Life in the hive
Bees are social insects akin to ants, wasps and termites. This means that the members of the same species form different social groups with varying duties and roles in their hive. Bees have three groups: the worker bees, the drones and the queen.
All the groups function together in a super-organism.
In every hive there is always a queen, the `mother` as beekeepers call her. The queen feeds on royal jelly from the beginning to the end of her life, which lasts some three to four years and she is the only member of the hive to lay eggs.
She exudes certain essences, pheromones, which send the worker bees the instructions to do their job.
During her whole life the worker bees feed her, clean her and remove her excrement from the hive. She is constantly taken care of and she is highly respected.
About a week after her birth the queen flies out of the hive for the first time, to mate with 8-10 drones. The honeymoon lasts up to twenty minutes, long enough for her to have stored some sperm from each drone, which will last the rest of her life.
When the queen lays her eggs, she places a single egg in each cell.
The egg may develop into a drone or a worker depending on whether it has been fertilised.
They are the tireless engines of the hive. They have different responsibilities according to their age. This includes cleaning the cells, looking after the queen and the eggs, processing the nectar to turn it into honey, packing pollen into the cells, clearing the nest of useless matter, ventilating it by fluttering their wings, guarding the entrance to the hive, foraging outside to collect pollen and nectar.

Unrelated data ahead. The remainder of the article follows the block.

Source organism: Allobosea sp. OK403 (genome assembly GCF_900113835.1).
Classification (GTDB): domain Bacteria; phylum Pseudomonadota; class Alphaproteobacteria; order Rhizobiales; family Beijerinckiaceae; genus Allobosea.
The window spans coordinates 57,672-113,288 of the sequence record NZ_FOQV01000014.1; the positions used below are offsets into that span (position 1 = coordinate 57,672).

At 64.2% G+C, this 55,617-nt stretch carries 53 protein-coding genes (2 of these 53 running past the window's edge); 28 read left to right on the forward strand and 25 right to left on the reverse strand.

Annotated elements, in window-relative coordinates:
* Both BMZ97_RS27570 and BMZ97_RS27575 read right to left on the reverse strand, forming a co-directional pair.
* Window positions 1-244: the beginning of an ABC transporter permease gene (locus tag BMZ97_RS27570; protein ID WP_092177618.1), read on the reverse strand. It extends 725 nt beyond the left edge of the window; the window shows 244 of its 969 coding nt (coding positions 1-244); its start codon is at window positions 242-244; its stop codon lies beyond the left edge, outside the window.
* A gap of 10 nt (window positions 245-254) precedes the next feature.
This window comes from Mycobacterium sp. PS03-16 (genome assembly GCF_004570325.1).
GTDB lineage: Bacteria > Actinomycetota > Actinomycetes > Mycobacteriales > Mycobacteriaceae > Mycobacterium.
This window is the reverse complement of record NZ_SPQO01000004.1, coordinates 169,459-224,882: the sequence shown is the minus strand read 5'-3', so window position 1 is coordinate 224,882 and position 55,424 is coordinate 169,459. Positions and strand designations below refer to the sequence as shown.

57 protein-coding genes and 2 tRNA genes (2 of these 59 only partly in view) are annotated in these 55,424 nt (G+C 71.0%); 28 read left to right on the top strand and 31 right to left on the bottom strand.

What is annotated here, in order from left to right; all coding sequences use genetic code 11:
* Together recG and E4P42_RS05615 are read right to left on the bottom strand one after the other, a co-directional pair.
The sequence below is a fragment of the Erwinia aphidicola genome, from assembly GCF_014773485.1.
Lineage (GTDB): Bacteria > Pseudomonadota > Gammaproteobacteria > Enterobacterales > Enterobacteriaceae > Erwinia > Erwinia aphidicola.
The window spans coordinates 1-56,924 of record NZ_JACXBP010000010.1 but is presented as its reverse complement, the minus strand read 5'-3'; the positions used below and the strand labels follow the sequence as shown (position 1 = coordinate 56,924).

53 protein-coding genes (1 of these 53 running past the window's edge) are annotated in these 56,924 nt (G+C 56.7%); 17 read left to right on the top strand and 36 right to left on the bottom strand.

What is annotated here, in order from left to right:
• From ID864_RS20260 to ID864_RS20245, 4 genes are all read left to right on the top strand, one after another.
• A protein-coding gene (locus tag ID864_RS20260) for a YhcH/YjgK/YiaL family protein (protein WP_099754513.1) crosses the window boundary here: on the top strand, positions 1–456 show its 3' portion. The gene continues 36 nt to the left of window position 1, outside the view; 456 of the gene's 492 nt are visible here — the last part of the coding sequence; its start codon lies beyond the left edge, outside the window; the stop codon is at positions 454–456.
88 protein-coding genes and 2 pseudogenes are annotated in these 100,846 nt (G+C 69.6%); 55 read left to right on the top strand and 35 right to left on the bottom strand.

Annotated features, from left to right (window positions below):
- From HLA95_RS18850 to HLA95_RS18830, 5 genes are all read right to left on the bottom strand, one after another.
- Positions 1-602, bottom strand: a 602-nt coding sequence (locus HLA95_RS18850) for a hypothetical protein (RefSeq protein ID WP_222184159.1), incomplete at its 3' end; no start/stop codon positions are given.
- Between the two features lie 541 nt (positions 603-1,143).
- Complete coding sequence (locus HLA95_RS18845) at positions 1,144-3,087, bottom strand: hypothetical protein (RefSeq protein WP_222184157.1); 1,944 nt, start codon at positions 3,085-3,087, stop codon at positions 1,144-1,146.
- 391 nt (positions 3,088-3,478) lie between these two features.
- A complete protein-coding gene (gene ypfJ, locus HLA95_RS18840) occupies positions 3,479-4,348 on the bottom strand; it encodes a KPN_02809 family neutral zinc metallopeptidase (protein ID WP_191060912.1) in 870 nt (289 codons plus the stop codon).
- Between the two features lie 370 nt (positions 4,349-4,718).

Worker bees live for an average of 15-40 days in the summer, 30-60 in the spring and up to 140 days in the autumn and winter.
On average, a worker-forager may take ten trips a day to collect nectar. In order to do this, they clasp the blossoms of the flowers, suck up some nectar, spray a drop of it with their proboscis and then roll a minuscule ball of pollen with their legs. They carry it back to the hive in the `pollen baskets` on their backs.
In a bee hive where there could be as many as 30.000-40.000 bees there are a few hundred drones which live for about 20-30 days. The first few days of their lives they are fed exclusively by young worker bees until they are able to feed themselves on stored honey and pollen. When they can fly, they gather in specific spots to await the queen whom they court and mate with.
How honey is produced
Bees fly from flower to flower and collect their nectar. They suck a small drop of nectar with their proboscis and take it to the hive. There, it is exchanged back and forth many times with the nectar from other bees and once the right essences have been added for the honey`s proper preservation, they place it in the cells for storage.
The bees then cover the filled cells with wax so as to preserve the honey as long as possible against the cold winter weather to follow.